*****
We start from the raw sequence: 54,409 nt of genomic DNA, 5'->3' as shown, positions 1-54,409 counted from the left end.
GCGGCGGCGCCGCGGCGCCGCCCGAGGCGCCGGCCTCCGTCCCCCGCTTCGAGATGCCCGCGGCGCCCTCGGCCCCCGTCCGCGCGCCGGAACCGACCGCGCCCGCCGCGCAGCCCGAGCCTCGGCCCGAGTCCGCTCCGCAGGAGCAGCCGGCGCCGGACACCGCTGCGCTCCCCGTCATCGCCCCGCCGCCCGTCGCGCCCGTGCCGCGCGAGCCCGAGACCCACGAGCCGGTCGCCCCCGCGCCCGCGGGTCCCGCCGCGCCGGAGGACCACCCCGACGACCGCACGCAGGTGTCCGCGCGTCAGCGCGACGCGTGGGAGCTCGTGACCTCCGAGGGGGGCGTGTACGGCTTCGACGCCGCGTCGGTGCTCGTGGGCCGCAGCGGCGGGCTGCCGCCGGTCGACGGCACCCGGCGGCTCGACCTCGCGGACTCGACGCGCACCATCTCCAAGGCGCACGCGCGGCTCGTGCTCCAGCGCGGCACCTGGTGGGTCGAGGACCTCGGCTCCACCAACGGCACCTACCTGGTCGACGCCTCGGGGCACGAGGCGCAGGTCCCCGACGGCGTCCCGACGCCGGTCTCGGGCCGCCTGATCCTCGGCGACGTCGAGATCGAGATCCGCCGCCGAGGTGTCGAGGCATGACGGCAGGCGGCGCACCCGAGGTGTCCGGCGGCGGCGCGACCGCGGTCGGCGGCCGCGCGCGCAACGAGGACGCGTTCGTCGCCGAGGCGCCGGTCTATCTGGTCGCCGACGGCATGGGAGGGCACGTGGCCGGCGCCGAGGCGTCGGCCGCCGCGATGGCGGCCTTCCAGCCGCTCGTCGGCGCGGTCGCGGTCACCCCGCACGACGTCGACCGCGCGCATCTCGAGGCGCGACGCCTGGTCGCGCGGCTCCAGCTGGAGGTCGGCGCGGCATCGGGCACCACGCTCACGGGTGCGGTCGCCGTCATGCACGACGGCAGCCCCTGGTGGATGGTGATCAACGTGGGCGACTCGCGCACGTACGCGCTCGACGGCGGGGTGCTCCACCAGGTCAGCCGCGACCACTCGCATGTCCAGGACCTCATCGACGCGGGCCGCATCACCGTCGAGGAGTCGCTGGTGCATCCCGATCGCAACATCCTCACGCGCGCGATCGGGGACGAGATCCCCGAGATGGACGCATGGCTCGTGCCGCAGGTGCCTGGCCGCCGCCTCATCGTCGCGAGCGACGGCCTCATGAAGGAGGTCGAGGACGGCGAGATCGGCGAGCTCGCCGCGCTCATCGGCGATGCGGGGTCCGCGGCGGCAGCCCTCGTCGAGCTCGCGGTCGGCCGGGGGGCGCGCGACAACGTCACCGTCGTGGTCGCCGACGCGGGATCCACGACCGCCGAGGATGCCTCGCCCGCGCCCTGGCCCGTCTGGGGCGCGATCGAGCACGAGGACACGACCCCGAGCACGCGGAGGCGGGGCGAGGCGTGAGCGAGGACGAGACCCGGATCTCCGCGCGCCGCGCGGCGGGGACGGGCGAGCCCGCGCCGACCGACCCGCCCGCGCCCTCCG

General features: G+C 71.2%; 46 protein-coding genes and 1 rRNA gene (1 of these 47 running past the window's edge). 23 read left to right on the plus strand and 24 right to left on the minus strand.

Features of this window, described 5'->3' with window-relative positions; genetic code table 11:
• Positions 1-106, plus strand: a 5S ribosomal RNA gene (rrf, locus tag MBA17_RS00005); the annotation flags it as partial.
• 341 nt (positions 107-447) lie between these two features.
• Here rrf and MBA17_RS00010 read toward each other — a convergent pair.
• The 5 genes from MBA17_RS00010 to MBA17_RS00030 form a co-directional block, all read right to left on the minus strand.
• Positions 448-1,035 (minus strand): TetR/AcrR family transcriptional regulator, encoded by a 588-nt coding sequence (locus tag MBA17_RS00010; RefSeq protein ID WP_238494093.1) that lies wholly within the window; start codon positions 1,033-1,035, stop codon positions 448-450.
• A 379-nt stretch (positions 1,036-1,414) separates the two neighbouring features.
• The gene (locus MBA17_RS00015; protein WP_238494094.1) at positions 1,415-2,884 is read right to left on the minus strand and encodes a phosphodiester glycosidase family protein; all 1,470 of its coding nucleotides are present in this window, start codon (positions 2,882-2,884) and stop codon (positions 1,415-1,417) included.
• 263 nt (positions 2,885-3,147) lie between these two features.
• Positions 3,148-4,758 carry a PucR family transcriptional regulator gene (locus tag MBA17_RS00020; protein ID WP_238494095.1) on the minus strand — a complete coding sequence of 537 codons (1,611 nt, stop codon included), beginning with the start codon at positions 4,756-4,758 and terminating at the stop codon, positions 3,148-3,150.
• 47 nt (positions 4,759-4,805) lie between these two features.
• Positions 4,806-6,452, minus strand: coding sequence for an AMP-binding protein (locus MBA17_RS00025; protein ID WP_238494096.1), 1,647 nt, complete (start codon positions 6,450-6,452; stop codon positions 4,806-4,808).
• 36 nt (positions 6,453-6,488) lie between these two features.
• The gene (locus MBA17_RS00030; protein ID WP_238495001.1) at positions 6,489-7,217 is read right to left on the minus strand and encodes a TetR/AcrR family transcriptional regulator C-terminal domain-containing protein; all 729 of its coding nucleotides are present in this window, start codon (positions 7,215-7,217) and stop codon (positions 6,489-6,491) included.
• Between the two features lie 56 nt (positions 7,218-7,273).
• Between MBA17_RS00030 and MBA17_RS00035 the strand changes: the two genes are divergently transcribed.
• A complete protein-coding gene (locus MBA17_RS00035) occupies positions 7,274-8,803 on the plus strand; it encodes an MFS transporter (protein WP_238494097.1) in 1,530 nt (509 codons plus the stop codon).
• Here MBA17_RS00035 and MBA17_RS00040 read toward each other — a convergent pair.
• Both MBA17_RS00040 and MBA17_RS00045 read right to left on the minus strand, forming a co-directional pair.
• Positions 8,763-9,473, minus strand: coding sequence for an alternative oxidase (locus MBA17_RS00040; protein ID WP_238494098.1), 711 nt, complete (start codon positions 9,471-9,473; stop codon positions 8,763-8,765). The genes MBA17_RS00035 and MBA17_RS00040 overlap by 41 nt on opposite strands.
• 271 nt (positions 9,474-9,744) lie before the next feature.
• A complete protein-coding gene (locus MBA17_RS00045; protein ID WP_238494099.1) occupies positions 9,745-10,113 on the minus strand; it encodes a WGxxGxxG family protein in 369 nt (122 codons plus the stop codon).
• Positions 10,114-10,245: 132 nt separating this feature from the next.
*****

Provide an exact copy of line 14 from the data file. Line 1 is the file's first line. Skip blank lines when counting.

• 47 nt (positions 4,759-4,805) lie between these two features.